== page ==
NIH seeking innovators 'from the basement to the boardroom' to help create rapid test for COVID-19
WASHINGTON - The National Institutes of Health is urging all scientists and inventors to compete in a national, “Shark Tank”-like challenge to help create accurate and easy-to-use COVID-19 tests — with the ultimate goal of making millions of much-needed tests available to Americans grappling with the current coronavirus pandemic.
The agency is spending $1.5 billion in federal stimulus money for its Rapid Acceleration of Diagnostics initiative, or “RADx.” Ultimately, it hopes to deploy “millions” of tests per week by the end of summer 2020, “and even more in time for the flu season,” the NIH said Wednesday.
Kayla Ferrari, a physician assistant with AltaMed Health Services, prepares to test a drive-through patient for COVID-19 at the Bristol Street clinic on April 21, 2020 in Santa Ana, California. (Photo by Leonard Ortiz/MediaNews Group/Orange County Re
Experts say more rapid and accurate testing is needed in order to safely re-open the economy.
Governors in states across the country have said they lack sufficient coronavirus testing supplies to reopen their states, such as swabs and reagents, according to the Washington Post. And since the beginning of the crisis, experts have said the United States has fallen behind in combating COVID-19 due to a lack of testing.
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Vice President Mike Pence said last week that 150,000 coronavirus tests are now being conducted daily in the U.S. — and according to the COVID Tracking Project, about 5.8 million tests had been conducted as of Wednesday since the outbreak began.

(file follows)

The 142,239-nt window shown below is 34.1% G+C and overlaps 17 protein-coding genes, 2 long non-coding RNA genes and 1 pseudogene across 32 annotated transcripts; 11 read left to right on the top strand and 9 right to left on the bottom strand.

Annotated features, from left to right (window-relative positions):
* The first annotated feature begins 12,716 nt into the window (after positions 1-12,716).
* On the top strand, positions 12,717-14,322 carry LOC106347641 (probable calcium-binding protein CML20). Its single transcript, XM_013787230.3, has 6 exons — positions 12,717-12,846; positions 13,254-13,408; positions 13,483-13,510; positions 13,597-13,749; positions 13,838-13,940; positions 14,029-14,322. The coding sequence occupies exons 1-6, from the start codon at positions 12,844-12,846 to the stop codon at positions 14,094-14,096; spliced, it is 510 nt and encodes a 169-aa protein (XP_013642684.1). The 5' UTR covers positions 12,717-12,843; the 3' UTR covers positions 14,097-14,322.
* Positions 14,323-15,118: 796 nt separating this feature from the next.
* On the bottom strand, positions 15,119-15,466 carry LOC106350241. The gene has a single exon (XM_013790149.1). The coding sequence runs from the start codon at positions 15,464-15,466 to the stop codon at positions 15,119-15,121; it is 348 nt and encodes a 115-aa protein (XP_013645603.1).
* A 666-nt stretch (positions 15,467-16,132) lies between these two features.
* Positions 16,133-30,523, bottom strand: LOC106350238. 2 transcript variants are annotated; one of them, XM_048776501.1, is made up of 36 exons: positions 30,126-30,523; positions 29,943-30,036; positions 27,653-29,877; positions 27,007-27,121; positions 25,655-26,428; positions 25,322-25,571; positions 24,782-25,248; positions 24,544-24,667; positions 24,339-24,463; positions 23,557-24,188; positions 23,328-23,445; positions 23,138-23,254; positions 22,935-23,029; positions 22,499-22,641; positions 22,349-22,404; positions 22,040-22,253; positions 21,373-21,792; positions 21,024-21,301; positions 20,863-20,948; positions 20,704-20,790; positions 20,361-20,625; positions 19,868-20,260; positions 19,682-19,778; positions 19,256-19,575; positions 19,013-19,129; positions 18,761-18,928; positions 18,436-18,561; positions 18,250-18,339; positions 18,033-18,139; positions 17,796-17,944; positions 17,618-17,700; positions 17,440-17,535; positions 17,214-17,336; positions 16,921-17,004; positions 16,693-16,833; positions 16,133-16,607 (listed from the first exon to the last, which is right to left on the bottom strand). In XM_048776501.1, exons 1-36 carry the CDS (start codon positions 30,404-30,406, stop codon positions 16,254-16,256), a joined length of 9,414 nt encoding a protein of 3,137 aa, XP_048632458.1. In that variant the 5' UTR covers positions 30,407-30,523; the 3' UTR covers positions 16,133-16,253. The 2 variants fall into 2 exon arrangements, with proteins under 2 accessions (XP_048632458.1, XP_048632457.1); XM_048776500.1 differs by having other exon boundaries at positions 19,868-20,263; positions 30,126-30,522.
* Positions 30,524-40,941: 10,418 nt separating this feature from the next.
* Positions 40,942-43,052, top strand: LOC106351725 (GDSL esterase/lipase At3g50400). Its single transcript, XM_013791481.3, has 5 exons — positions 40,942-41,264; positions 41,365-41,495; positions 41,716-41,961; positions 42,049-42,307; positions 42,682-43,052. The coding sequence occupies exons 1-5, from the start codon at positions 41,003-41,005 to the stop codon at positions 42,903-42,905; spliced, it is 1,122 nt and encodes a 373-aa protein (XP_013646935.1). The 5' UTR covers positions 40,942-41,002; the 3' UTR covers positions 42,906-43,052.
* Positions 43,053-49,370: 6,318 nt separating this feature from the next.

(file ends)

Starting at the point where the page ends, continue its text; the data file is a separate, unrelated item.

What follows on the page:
A report released last week by Harvard University’s Edmond J. Safra Center for Ethics emphasized the need to massively increase those figures in order to fully combat COVID-19.
“We need to deliver 5 million tests per day to deliver a safe social reopening,” the report states. “This number will need to increase over time to 20 million a day to fully remobilize the economy.”
As part of the NIH’s national COVID-19 testing challenge, participants will vie for an ultimate share of $500 million that will be awarded to help advance the most promising testing technologies.
The agency said proposals will need to hold up under an initial review for technical, clinical, commercial and regulatory issues — including whether or not the test could be easily scaled up, and if the U.S. health care system could realistically adopt the technology quickly.
If selected, the tech will be put through a rapid, three-phase selection process that will run into summer and must demonstrate “significant progress” to receive continued support, the federal agency said.
“We need all innovators, from the basement to the boardroom, to come together to advance diagnostic technologies, no matter where they are in development,” said NIH Director Francis S. Collins, M.D., Ph.D.
“Now is the time for that unmatched American ingenuity to bring the best and most innovative technologies forward to make testing for COVID-19 widely available.”
This story was reported from Cincinnati.